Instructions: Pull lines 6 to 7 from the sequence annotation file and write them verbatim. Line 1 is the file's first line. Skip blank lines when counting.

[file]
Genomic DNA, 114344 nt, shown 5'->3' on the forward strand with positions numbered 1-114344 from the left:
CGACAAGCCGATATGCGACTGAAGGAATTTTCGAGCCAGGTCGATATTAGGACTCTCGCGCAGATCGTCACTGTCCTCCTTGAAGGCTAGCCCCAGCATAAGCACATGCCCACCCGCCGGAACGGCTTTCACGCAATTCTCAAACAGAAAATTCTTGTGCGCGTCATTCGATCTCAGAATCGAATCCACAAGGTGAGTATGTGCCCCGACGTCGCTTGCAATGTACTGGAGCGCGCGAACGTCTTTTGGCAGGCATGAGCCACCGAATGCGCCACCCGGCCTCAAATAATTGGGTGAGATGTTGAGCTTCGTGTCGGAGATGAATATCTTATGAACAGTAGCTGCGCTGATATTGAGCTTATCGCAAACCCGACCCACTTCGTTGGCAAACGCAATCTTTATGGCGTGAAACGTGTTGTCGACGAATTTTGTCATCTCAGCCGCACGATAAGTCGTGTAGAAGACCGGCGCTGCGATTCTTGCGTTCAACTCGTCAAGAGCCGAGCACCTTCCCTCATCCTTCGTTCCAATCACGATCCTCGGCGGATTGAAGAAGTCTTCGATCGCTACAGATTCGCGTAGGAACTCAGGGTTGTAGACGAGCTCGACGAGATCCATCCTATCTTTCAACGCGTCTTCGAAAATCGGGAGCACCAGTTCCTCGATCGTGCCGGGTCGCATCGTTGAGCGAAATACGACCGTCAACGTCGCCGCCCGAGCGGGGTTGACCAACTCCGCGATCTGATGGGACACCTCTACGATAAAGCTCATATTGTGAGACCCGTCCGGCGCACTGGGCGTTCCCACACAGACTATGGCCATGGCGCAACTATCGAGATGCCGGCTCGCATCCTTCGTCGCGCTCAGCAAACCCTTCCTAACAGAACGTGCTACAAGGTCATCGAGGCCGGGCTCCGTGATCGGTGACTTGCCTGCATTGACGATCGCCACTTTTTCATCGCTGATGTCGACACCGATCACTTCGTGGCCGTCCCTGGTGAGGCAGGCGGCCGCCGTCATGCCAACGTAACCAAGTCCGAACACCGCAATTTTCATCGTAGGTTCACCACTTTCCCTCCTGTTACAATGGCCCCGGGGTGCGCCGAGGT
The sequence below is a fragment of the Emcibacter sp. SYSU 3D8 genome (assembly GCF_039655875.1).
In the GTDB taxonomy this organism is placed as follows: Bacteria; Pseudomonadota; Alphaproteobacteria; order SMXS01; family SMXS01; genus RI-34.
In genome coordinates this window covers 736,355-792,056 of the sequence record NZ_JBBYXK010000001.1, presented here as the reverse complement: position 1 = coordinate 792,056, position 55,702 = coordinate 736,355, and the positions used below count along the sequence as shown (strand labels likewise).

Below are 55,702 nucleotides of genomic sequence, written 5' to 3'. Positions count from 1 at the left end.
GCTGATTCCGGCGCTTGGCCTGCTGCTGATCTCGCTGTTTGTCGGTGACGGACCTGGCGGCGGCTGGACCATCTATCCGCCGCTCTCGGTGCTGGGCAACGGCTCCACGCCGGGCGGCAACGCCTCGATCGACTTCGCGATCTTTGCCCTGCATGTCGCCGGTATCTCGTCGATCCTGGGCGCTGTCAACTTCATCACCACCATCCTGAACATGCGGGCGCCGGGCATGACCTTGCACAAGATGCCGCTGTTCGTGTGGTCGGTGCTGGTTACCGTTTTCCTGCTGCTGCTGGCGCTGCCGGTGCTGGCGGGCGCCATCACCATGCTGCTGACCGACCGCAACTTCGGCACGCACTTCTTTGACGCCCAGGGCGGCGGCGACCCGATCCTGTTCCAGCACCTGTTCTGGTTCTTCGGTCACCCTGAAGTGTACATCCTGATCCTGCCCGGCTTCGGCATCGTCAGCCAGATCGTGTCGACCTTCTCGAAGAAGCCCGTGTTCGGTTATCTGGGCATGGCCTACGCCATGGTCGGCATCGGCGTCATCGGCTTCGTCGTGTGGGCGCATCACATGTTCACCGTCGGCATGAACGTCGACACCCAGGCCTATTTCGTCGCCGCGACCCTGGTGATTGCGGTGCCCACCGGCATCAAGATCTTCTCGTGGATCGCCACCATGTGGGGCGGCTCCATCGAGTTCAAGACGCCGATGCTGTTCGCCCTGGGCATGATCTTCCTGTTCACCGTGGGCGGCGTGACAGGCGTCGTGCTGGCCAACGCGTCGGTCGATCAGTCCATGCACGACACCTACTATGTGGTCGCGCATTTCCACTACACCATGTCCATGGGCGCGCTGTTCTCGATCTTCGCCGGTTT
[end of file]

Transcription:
Below are 55,702 nucleotides of genomic sequence, written 5' to 3'. Positions count from 1 at the left end.
GCTGATTCCGGCGCTTGGCCTGCTGCTGATCTCGCTGTTTGTCGGTGACGGACCTGGCGGCGGCTGGACCATCTATCCGCCGCTCTCGGTGCTGGGCAACGGCTCCACGCCGGGCGGCAACGCCTCGATCGACTTCGCGATCTTTGCCCTGCATGTCGCCGGTATCTCGTCGATCCTGGGCGCTGTCAACTTCATCACCACCATCCTGAACATGCGGGCGCCGGGCATGACCTTGCACAAGATGCCGCTGTTCGTGTGGTCGGTGCTGGTTACCGTTTTCCTGCTGCTGCTGGCGCTGCCGGTGCTGGCGGGCGCCATCACCATGCTGCTGACCGACCGCAACTTCGGCACGCACTTCTTTGACGCCCAGGGCGGCGGCGACCCGATCCTGTTCCAGCACCTGTTCTGGTTCTTCGGTCACCCTGAAGTGTACATCCTGATCCTGCCCGGCTTCGGCATCGTCAGCCAGATCGTGTCGACCTTCTCGAAGAAGCCCGTGTTCGGTTATCTGGGCATGGCCTACGCCATGGTCGGCATCGGCGTCATCGGCTTCGTCGTGTGGGCGCATCACATGTTCACCGTCGGCATGAACGTCGACACCCAGGCCTATTTCGTCGCCGCGACCCTGGTGATTGCGGTGCCCACCGGCATCAAGATCTTCTCGTGGATCGCCACCATGTGGGGCGGCTCCATCGAGTTCAAGACGCCGATGCTGTTCGCCCTGGGCATGATCTTCCTGTTCACCGTGGGCGGCGTGACAGGCGTCGTGCTGGCCAACGCGTCGGTCGATCAGTCCATGCACGACACCTACTATGTGGTCGCGCATTTCCACTACACCATGTCCATGGGCGCGCTGTTCTCGATCTTCGCCGGTTT